Will ABPI’s ambitious VPAG plans succeed VPAS? 15 May 2023
Negotiations on the successor to the UK’s voluntary scheme for branded medicines, pricing and access (VPAS) began on 4 May 2023, between the government, NHS England and the pharma industry – represented by the Association of the British Pharmaceutical Industry (ABPI).
The current VPAS replaced the 2014 Pharmaceutical Price Regulation Scheme (PPRS) in 2019. The mechanism is designed to improve patient outcomes, manage the NHS’ medicines bill and support the life sciences sector. It sets a cap on the total allowed sales to the NHS, which grows at 2% per year, with revenues above that paid back to the Department of Health and Social Care (DHSC). It is reviewed every five years, with the next agreement set to cover the period from 2024 to 2028.
The government calculates that the industry will have paid back £7 billion to the DHSC during the five years of VPAS since it was established in 2019.
However, there has been turbulence between the industry and government in recent months over both VPAS and the parallel Statutory Scheme for branded medicines, with the government introducing a VPAS rate hike from 15% to 26.5% in 2022. This was followed by a rise in the clawback rate paid by companies under the Statutory Scheme from 24.4% to 27.5%, beginning on 1 April 2023, which the government said was intended to bring the scheme more in line with the VPAS rate.
Speaking before the Statutory Scheme decision was confirmed, as the proposal was put out for consultation, ABPI Chief Executive Richard Torbett said, “Hiking these clawbacks to such uncompetitive levels risks undermining the UK’s offer to global life sciences companies. The government must use this opportunity to send a clear signal that it understands the real challenges facing our industry, and show they are ready to work with us to fix this broken system and put the UK back on the path to innovation-led growth.”
As VPAS clawback rates have risen sharply in the wake of greater NHS demand following the pandemic, the ABPI sees the scheme as no longer fit for purpose, as it has driven up repayment rates ‘far beyond sustainable levels’.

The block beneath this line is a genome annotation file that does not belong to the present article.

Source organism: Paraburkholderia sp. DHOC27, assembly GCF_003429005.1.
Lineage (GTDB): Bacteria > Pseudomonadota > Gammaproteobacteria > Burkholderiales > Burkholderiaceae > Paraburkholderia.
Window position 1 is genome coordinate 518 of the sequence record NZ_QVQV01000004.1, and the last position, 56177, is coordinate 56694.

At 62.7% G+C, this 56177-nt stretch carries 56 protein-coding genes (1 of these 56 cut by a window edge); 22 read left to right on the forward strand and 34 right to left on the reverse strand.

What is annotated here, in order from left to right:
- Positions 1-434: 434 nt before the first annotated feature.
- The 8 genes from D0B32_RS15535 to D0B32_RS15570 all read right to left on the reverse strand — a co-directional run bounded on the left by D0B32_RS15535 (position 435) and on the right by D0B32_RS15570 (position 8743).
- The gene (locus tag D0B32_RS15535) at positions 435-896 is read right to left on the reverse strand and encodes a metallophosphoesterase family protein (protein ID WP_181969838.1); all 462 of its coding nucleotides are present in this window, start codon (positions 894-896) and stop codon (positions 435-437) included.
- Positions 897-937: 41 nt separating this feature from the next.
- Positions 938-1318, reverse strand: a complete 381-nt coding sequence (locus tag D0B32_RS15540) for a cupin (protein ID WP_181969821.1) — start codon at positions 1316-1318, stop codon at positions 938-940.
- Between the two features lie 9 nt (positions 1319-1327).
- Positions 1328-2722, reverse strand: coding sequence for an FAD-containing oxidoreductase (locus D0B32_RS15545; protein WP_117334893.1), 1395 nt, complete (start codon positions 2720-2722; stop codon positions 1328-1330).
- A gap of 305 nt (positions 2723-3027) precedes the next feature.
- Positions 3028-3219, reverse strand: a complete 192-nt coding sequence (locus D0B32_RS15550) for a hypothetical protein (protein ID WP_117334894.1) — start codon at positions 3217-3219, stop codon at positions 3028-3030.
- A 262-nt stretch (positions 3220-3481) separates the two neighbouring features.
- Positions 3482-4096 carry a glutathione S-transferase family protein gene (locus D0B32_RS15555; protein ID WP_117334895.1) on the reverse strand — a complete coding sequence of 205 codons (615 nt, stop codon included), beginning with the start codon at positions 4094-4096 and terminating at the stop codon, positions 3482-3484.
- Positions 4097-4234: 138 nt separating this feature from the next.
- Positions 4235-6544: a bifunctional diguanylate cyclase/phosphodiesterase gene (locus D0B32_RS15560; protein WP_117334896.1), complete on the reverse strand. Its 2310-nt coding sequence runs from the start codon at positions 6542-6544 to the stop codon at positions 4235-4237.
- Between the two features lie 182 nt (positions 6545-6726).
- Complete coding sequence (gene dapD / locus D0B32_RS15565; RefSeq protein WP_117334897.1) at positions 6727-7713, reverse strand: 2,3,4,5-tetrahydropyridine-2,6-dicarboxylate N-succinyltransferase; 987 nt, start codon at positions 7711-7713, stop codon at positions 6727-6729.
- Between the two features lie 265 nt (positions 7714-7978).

Now the industry is looking to convince the government to agree a more balanced approach, noting that the life sciences sector is at a ‘crossroads’ as negotiations begin on the new voluntary scheme.
The ABPI’s vision to replace the current VPAS centres on what it calls the Voluntary Scheme for Pricing, Access and Growth (VPAG). In its proposal document, the organisation states that the current difficult commercial environment for companies operating in the UK is the main reason why ‘the UK is losing out in investments in manufacturing and research, clinical trial numbers are falling, and we risk NHS patients having to wait for, or not get access to, medicines available in Europe’. It points to the recent rapid rises in the VPAS and Statutory Scheme revenue taxes as particular challenges and outlines the limitations of the existing VPAS.
Plans for Growth
Against this backdrop, the ABPI is calling for a mutually beneficial agreement that supports better patient outcomes, a financially sustainable NHS and UK economic growth. It details proposals to achieve these aims under the VPAG. These include a fixed payment rate levied across all eligible NHS sales of 6.88%, designed to bring such payments in line with comparator countries to unlock investment and growth in the UK.
A second strand would be the establishment of an Investment Facility of over £1 billion to maximise economic growth, funded by an additional 1.5% premium from the pharma industry. This investment would be used to support clinical research and genomics capacity, plus real world data recruitment, as well as to establish a new Medicines Equity Partnership with the aim of reducing healthcare inequalities across the UK.
Another important aspect of the VPAG would be backing for rapid patient access and adoption of new medicines from ‘a dynamic, independent, post-Brexit regulatory system with MHRA, NICE and SMC’. The ABPI believes that, if an internationally competitive framework can be agreed, the industry would be willing to investigate prioritising the UK as an early launch market, benefitting both patients and the economy.
While there are several issues to be ironed out on the journey to realise the ‘G’ for Growth in the new VPAG, the ABPI document points to analysis by PwC indicating some of the benefits that could be realised if the government were to adopt its plans. These include: the generation of an additional £68 billion in GDP over 30 years from increased R&D investment; a £16.3 billion boost to annual GDP from increased pharma exports, and the creation of over 100,000 additional jobs from pharma exports, foreign investment and greater numbers of life sciences IPOs. Additionally, improved patient access and innovative treatments would deliver more healthcare, improve outcomes and support the delivery of the NHS Long Term Plan.
Health Minister Will Quince said at the launch of the discussions, “These negotiations will ensure a new scheme continues to deliver value for money by providing significant savings for our health services, securing access to innovative, lifesaving drugs for NHS patients, and helping to reduce waiting times – one of the Prime Minister’s five priorities.
“It’s vitally important that the successor to the current scheme delivers for the taxpayer, patients, the NHS, and life sciences.”
Time will tell whether a balance can be struck that satisfies all these stakeholders. Negotiations are set to conclude in the autumn before the new scheme starts on 1 January 2024.